A lot of years ago, I spent some time with a son discussing his collection of cassette tapes.  I had discovered as I read the lyrics printed on the inserts of those tapes that the messages of some his music was more suggestive of Babylon than Zion.  We talked and I expressed some of my concerns.  A few days later he called me to his room.  He had a shoe box with a considerable number of cassette tapes in it.  As we visited I watched him remove those music tapes one at a time, slip a pair of scissors under the visible segment of the tape, and snip each one and drop it in the garbage.  That activity is a different thing than laying aside inappropriate material.  That is putting that material in a place where, in a moment of increased temptation, it cannot be retrieved.  That is burying it deep in the earth.

I had a visit from one of my great ward members a few years ago.  He  had been struggling with some moral issues, including Internet pornography, for a  long time. In one of our earlier visits I took him to the scriptures in Alma 23 and 24 and we talked about laying aside and burying the weapons of his rebellion. His problems continued.

Then, a while later, he was set on fire by the Spirit and his determination to qualify for the Melchizedek Priesthood,  But after a powerful and renovating period of repentance, his old enemies attacked, and in a moment of weakness, he made use again of those things that he had laid aside. His regret brought him to me. He stepped into my institute office, closed the door, and asked if I had a few minutes. Briefly he explained what had happened. Then he opened his backpack, removed his laptop and handed it to me.  “Keep this for me,” he said.  “Do not give it back until you are certain that it will never be a problem for me again.”  I put it high on a shelf, out of reach, nearly out of sight, and promised him it would stay there, untouched and safely buried until all his enemies were defeated.  They were, and I participated with him in his ordination to the Melchizedek Priesthood and his marriage in the temple.

I remember another young man with a similar problem.  I told him about the Anti-Nephi-Lehies, and the story of the laptop in my office and suggested to him that he acquire a shovel and start digging.  He said he could not and explained.  The computer which gave him access to the weapons of his rebellion was a family computer, one his father used to conduct his business from home, a business which required high-speed Internet connections and ready access to the Web.  I suggested that he speak to his father and ask for some help.  He did and told me on the next visit that his dad had told him about the same thing he had told me.  Computer access was an essential part of his productivity.  But a week later, in the next visit, he told me that the computer was gone.  His father had realized that his son’s spiritual safety was a higher priority than the convenience of his computer.  His dad had made arrangements to use a computer in another office or the library or something.  The one at home was buried!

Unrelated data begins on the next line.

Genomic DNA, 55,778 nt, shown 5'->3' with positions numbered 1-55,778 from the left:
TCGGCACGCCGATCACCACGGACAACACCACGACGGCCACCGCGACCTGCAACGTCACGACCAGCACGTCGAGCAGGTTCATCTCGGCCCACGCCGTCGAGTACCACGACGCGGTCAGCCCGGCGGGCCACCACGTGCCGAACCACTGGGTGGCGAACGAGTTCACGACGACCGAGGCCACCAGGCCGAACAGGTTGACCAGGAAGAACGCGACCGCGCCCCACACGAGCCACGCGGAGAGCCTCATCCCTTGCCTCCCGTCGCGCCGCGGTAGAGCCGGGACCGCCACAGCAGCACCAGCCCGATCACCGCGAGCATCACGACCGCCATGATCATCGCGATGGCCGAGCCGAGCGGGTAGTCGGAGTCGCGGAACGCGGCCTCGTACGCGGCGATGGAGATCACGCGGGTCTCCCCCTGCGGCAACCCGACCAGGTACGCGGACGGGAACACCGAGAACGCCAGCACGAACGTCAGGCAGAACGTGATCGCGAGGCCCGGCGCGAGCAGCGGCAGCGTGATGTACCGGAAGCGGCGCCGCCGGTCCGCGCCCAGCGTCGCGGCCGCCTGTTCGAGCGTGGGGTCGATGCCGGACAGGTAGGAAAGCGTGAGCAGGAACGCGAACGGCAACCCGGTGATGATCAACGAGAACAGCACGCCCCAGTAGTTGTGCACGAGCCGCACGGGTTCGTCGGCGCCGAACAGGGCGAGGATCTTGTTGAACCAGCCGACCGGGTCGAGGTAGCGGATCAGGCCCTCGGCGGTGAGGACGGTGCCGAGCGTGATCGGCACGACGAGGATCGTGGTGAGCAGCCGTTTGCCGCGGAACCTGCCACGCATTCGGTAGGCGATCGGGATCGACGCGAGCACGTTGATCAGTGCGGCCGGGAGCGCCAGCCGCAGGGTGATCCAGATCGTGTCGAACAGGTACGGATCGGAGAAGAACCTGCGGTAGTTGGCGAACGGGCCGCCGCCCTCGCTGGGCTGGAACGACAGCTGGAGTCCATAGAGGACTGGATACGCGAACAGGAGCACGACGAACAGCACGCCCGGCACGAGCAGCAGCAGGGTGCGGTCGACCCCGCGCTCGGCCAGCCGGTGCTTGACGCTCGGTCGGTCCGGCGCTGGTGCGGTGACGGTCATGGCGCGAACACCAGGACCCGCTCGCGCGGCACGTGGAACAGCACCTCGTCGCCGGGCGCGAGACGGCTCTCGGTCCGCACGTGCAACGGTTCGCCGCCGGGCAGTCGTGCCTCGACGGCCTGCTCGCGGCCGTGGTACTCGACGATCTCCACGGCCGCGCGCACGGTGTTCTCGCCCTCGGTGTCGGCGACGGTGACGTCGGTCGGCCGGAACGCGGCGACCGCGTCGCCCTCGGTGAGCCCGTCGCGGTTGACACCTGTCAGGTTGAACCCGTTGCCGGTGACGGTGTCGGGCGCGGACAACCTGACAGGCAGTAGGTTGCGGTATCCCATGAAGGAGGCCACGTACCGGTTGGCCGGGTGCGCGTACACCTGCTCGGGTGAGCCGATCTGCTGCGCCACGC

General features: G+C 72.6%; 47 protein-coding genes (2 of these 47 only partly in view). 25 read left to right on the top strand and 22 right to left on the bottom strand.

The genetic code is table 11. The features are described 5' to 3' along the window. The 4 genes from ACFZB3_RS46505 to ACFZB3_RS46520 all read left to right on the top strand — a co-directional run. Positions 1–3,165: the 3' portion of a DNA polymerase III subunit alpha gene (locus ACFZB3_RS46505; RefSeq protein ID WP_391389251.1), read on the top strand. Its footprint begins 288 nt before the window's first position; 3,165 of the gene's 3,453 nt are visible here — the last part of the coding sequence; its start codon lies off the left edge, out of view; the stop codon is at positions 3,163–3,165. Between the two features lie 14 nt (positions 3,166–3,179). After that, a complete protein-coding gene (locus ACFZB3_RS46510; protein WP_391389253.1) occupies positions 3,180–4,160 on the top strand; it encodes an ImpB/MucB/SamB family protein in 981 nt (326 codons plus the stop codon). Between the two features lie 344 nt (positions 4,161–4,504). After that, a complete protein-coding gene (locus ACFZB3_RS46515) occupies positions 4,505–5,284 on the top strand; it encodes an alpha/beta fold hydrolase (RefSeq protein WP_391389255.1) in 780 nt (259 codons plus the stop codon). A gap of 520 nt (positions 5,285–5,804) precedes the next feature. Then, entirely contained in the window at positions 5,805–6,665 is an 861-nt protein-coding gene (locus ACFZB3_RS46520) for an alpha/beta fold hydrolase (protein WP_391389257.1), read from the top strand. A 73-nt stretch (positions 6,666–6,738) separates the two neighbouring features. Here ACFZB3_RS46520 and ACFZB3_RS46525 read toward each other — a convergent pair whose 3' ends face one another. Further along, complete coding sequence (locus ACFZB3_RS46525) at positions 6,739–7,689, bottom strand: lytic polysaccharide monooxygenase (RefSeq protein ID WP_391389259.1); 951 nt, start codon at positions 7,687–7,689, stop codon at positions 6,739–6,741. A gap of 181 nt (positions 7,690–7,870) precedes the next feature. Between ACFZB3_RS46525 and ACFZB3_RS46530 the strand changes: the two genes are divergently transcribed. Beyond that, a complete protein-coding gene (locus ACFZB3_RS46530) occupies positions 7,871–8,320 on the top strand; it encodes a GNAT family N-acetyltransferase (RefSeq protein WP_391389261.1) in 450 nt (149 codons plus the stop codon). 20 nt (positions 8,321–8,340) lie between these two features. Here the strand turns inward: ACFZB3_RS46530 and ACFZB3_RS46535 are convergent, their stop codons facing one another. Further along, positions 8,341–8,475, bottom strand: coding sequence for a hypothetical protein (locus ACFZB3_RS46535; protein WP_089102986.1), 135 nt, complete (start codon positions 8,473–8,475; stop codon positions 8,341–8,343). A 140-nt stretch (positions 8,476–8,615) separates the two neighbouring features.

Aron Ralston was the hiker who spent five or six days with his arm trapped under a boulder in Blue John Canyon.  He finally amputated his own right arm, hiked a few miles down the canyon, rappelled with one arm down a sixty-foot cliff, and then hiked until he was discovered by a Utah Public Safety helicopter. Some time later, my wife and I watched a TV special on him. He returned with Dan Rather and a cameraman to the place where he had lost his arm.  There he described his ordeal, hiked with Dan Rather out the same canyon, rappelled down the same cliff, and walked again to the place where he met the helicopter.

Cutting of your offending hand, your right hand, (Matthew 5:23,24, JST; Matthew 18:7-9 JST), that is, cutting yourself off from a transgression that has you trapped, is the Biblical equivalent of burying your weapons.